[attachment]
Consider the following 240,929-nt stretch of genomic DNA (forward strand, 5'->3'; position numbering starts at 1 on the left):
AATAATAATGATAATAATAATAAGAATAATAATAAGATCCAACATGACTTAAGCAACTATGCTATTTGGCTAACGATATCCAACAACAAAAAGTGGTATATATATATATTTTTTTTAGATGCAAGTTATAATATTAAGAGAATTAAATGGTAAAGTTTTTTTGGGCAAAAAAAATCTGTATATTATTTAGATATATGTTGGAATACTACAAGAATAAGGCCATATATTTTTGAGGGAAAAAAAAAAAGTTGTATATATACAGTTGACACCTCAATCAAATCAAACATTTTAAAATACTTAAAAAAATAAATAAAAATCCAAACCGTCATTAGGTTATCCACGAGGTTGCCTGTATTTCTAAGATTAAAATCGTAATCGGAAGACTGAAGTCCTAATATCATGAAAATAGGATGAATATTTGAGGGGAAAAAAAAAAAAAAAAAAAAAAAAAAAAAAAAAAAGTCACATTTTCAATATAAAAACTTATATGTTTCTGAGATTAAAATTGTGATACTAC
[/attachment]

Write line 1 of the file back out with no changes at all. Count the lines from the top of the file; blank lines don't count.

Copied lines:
Consider the following 240,929-nt stretch of genomic DNA (forward strand, 5'->3'; position numbering starts at 1 on the left):